Writing a good adaptation is a surprisingly difficult thing to do. The writer not only has to ensure that the story, characters, and themes of the original work have fidelity to their source material, but they also have to ensure that those elements are presented in such a way that is conducive to the medium they are being translated to. Alas, this is the pitfall that The Girl On The Train has succumbed to, as it functions more as a dramatized book report than it does a cohesive and compelling thriller.
Emily Blunt stars as Rachel, a struggling divorcee alcoholic with an obsessive fascination for a married couple she sees every day out the window of the train on her commute to the city. When the wifely half of the couple goes missing after Rachel sees her with another man, Rachel feels it necessary to investigate the disappearance, particularly because the police are not inclined to believe the word of a mentally unstable drunk. Through the course of the narrative, we not only receive flashbacks to the wife’s life in the months leading up to her disappearance, but also scenes from the perspective of Rachel’s ex-husband’s new wife, who fears how Rachel’s instability could affect her marriage and her infant child.
If one were to judge the quality of The Girl On The Train based entirely on its fidelity to the source material, they wouldn’t have much to complain about. Dialogue and scenes are lifted directly from the book with minimal manipulation to events and sequencing, but the film’s telling of the story is tedious and mechanical in its execution. Rarely does the film ever build a sense of tension, even as a woman is missing and a community is supposedly in frantic search for her. A number of plot threads that functioned as red herrings in the book dangle limply here, unconvincing in their inability to distract and thereby making the mystery’s conclusion all the more obvious to even the passive viewer. For a mystery thriller, such a lack of attention to tension is enough to leave a film dead in the water.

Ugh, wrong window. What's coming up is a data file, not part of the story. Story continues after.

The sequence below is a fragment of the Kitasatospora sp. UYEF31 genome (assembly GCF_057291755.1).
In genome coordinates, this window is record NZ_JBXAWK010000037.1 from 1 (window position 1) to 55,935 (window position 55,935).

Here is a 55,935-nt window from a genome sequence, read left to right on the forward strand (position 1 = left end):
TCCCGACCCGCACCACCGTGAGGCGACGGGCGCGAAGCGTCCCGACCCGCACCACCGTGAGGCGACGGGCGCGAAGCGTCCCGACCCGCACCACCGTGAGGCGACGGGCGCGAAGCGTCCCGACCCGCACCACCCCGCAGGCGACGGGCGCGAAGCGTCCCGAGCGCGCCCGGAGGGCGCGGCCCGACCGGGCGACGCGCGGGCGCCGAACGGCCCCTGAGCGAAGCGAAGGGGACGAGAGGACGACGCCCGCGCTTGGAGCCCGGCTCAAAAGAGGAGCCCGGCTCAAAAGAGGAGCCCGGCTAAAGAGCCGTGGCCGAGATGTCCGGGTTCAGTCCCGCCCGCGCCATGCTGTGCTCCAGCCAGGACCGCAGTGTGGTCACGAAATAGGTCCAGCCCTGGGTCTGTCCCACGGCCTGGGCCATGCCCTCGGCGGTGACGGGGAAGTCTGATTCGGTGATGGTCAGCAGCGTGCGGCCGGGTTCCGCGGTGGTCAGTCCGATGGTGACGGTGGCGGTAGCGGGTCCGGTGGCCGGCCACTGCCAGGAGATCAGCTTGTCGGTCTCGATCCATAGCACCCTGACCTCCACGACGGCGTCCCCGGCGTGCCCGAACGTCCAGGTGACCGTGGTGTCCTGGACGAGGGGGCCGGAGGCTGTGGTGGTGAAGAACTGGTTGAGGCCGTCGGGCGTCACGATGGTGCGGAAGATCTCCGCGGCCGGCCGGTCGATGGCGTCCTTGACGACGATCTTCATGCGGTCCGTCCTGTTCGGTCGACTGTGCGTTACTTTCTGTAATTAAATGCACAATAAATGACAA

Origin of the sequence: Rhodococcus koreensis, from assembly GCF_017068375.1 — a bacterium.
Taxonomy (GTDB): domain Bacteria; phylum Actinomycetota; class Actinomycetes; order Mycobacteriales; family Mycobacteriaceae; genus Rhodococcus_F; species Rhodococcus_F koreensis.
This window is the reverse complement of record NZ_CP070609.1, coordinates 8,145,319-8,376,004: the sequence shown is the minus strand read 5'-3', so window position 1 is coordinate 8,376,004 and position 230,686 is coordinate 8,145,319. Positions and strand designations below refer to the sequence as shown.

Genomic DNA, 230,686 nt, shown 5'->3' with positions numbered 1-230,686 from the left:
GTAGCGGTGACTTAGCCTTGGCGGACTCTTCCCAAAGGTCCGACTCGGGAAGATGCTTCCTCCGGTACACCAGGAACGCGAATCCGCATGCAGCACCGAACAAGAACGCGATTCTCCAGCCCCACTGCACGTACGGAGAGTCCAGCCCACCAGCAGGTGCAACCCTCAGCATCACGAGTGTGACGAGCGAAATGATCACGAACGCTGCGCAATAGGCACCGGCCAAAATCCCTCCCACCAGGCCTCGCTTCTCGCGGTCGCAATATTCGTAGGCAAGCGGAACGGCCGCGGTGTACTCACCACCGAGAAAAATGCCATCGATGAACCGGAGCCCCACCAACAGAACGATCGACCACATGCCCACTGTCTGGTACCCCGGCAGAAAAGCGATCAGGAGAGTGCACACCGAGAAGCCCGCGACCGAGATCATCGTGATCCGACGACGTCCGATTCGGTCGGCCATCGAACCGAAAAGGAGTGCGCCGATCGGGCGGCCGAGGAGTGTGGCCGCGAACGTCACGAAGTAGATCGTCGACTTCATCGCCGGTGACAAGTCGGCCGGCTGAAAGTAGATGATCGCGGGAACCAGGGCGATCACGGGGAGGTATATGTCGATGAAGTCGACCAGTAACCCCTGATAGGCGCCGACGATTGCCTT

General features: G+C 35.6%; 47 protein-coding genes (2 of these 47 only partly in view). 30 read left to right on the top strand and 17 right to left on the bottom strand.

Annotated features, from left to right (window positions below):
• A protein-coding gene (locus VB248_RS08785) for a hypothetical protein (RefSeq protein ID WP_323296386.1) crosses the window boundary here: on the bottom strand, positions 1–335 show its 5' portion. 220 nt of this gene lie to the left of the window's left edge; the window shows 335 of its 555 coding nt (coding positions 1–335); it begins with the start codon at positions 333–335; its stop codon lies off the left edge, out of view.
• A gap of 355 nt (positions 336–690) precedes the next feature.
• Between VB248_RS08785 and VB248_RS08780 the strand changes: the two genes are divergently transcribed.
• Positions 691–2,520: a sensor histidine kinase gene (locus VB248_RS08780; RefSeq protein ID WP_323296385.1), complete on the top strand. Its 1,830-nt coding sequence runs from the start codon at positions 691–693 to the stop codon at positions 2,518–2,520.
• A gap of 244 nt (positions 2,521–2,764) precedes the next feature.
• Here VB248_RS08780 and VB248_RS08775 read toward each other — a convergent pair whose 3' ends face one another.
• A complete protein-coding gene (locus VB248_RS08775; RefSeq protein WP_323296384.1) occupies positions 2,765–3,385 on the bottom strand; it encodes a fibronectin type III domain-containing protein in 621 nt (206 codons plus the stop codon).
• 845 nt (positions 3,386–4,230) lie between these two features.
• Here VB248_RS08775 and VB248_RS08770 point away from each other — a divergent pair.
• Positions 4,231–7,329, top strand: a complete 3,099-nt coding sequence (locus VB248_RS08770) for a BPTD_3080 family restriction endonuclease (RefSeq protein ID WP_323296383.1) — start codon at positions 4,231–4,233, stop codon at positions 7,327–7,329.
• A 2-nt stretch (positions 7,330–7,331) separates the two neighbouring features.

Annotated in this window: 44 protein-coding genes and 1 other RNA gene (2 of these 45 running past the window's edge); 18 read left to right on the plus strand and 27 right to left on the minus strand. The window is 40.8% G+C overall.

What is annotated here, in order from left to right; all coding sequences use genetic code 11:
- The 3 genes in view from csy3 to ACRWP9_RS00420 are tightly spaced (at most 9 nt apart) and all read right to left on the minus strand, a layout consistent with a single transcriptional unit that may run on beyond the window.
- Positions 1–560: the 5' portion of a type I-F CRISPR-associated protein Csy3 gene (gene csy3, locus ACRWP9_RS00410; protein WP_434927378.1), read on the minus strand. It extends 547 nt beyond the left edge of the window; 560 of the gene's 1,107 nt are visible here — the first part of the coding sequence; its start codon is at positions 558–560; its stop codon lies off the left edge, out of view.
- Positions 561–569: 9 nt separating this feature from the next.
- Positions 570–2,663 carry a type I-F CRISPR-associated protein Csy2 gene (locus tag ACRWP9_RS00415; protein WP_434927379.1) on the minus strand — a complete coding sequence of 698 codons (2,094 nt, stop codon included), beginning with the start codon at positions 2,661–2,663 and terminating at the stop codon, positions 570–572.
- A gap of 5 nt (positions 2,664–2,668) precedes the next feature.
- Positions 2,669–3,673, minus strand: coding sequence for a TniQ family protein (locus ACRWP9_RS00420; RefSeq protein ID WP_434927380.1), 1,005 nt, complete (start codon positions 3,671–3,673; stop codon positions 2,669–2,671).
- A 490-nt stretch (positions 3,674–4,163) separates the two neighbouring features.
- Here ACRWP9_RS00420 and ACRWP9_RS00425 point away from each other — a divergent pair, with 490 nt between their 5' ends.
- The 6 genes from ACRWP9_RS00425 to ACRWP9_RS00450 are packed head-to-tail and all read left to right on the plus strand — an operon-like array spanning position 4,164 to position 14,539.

The film’s one saving grace is Blunt, who gives a fantastic performance as a woman struggling with her alcoholic compulsions while unsure of her own sanity and reality. As usual, she is a compelling performer, but she unfortunately doesn’t have much of a supporting cast to help her elevate the material. Without exception, the other players are directed to serve their executive plot functions with the minimum personality and character necessary to move the plot along. Aside from moments when the plot demands it, the characters are flat non-entities who don’t seem to exist outside of the director’s dollhouse manipulations.
Fans of the book were hoping that this would be the next cinematic equivalent to Gone Girl, and it seems that Universal Pictures banked on that hope without getting appropriate talent on board to make it a reality. Gone Girl had the guiding hand of David Fincher to dig into the thematic roots of the novel in order to craft a dark and chilling tale for the screen. Director Tate Taylor is much less an auteur and his lack of passion for this project shows through with insufferable clarity. The only one who actually seems to give a damn is Blunt, but one great performance cannot always carry a film. This material deserved a better adaptation, something more than the cold recitation that we got. Unfortunately, that train has left the station, and the destination isn’t worth the ticket price.